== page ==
Best place to catch a free cooking demo while buying exotic cheeses

The Galley

551 Country Drive, 343-8820

For the aspiring home chef, there’s nothing quite as inspiring as watching local pros show off their kitchen skills. That’s why we love The Galley, where every week there’s a different cooking demo, ranging from homemade chocolates to salads to cheese. And, speaking of cheese, the fromagerie inside this kitchen mecca is worth its own stop, but why not do double-duty and pick up your favorite brie after learning how to make tartlets? Talk about food heaven!

Best Wildcat excuse for late homework

“It was between the cushions of the couch I burned.”

It’s foolproof, see. Just explain to your professor that, over the weekend, you and your pals’ drunken frenzy culminated in ritualistically torching your living room sofa on the sidewalk, and your humanities quiz must have been between the cushions when that thing went all Hindenburg. They’ll understand. I mean, who doesn’t remember their college days—cramming for tests, cheering for the rugby team, drinking beer-ish liquid out of red plastic cups, and being overcome by the urge to dance in the glow of smoldering upholstery? Wait, no one remembers that last part.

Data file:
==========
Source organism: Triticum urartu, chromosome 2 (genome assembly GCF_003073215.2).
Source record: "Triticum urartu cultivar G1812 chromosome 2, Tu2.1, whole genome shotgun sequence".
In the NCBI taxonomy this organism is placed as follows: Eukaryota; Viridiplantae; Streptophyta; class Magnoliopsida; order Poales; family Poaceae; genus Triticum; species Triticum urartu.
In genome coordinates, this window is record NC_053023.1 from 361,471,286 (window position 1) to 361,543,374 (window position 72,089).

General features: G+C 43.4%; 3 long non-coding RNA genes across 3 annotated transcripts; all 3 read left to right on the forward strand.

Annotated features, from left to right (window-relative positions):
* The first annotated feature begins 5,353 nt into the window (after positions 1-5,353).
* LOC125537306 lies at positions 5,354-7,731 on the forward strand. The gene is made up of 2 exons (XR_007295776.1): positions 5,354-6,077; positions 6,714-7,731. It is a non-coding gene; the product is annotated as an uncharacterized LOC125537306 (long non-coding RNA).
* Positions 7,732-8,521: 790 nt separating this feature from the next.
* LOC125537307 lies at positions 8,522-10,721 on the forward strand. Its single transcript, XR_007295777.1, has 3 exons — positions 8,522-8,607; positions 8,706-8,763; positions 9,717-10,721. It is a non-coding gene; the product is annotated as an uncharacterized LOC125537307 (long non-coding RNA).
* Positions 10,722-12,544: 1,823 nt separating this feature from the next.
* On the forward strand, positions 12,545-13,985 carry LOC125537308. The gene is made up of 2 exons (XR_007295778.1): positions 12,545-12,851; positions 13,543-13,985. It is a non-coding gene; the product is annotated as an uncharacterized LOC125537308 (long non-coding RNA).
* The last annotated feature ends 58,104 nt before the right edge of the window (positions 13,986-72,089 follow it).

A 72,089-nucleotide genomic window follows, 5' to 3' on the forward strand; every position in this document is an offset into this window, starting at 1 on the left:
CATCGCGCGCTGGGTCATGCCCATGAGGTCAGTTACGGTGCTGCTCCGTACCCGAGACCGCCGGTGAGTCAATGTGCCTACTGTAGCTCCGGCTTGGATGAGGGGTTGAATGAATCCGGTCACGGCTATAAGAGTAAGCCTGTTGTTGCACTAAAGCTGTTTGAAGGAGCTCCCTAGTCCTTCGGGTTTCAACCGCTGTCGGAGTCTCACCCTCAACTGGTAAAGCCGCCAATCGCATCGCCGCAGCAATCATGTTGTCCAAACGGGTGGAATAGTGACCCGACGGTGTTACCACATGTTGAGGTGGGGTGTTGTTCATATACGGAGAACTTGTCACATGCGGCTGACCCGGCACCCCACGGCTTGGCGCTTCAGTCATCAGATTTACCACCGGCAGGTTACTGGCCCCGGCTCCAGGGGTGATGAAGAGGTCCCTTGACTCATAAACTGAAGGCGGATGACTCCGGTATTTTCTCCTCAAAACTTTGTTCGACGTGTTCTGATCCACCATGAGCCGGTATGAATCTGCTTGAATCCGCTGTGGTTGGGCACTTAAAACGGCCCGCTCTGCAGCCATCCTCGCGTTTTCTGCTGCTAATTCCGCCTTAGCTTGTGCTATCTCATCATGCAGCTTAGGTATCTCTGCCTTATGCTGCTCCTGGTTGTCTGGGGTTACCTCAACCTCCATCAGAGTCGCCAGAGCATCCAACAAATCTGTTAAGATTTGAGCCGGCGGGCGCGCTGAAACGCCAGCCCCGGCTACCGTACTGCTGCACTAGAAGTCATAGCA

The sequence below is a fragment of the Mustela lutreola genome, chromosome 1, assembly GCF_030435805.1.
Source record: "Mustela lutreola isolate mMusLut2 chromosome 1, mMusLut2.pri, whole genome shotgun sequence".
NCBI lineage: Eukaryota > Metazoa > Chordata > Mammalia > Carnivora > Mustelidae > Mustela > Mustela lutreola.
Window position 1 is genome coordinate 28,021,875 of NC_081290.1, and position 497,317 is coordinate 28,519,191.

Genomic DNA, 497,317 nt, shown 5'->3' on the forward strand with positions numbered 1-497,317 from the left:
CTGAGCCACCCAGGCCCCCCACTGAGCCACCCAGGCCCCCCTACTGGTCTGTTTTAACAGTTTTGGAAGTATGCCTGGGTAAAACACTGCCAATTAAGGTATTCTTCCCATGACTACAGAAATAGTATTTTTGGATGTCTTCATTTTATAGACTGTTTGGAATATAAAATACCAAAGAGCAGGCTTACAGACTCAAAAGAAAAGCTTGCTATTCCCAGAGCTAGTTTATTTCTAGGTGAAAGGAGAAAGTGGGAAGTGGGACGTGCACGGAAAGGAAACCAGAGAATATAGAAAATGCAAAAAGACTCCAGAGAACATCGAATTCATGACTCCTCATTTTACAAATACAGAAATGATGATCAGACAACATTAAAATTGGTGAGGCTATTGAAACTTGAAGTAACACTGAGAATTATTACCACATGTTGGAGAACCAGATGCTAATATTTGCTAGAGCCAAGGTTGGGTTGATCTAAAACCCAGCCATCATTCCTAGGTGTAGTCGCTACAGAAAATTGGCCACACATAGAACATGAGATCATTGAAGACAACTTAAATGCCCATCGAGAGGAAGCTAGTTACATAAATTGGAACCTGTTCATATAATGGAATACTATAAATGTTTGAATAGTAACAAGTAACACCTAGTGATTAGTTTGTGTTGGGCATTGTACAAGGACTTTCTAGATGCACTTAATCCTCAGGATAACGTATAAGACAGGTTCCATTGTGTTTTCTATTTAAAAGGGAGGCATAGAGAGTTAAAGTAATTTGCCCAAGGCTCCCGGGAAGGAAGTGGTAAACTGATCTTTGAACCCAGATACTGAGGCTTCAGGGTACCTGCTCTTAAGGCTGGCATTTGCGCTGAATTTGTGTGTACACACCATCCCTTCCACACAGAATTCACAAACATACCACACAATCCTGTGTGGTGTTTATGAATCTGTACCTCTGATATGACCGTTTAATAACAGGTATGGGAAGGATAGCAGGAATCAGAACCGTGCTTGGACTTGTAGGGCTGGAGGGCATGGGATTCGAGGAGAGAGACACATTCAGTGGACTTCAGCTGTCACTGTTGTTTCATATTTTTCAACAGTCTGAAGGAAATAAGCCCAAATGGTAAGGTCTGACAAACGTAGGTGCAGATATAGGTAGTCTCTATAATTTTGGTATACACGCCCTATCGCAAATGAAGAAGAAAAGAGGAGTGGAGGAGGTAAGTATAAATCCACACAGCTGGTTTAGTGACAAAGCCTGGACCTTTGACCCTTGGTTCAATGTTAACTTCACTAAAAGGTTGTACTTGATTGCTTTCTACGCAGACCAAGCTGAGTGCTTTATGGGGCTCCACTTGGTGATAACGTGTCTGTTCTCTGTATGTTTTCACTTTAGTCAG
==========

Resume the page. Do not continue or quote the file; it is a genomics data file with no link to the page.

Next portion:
Best place for a super-sized sushi roll

Sushi King & Boba Tea Zone

2190 Esplanade, 892-8688

Oasis Bar and Grill

We know, we know. A sushi burrito sounds, well, weird. But take our word for it when we say it’s quite possibly the most genius thing to hit Chico’s food scene since the SoCal Burrito at Sol. It goes against all the principles of sushi, but eating a roll that fits in your hand like a burrito is simultaneously invigorating and satisfying. This is especially true for those out there with an appetite big enough to wolf down three rainbow rolls, two egg rolls and a whole order of gyoza. (The best part is, you can get all that other stuff at Sushi King, too. Insider tip: Try the crab and cream cheese roll. De-lish.)

Best place to challenge a pro at pool

Oasis Bar & Grill

1007 W. First St., 343-4305

The Oasis (or, simply, “The O” to regulars) has long been a go-to spot in Chico for billiards lovers. But all that has been amplified the past few months with the refelting and refinishing of several of the half-dozen pool tables, including the coin-operated challenge table near the bar. So, the pool players among us find it hard to resist heading over to The O when we want to grab a beer and a burger, catch the game on TV and challenge a top-notch player (or even a pro—national champ Jackie Karol runs the Chico Billiards Academy next door and operates the leagues and tournaments at the Oasis). Word on the street has it, too, that a pro tournament is in the works for later this year. We say, “Bring it on.”

Best legs in Chico

Tedra Thomsen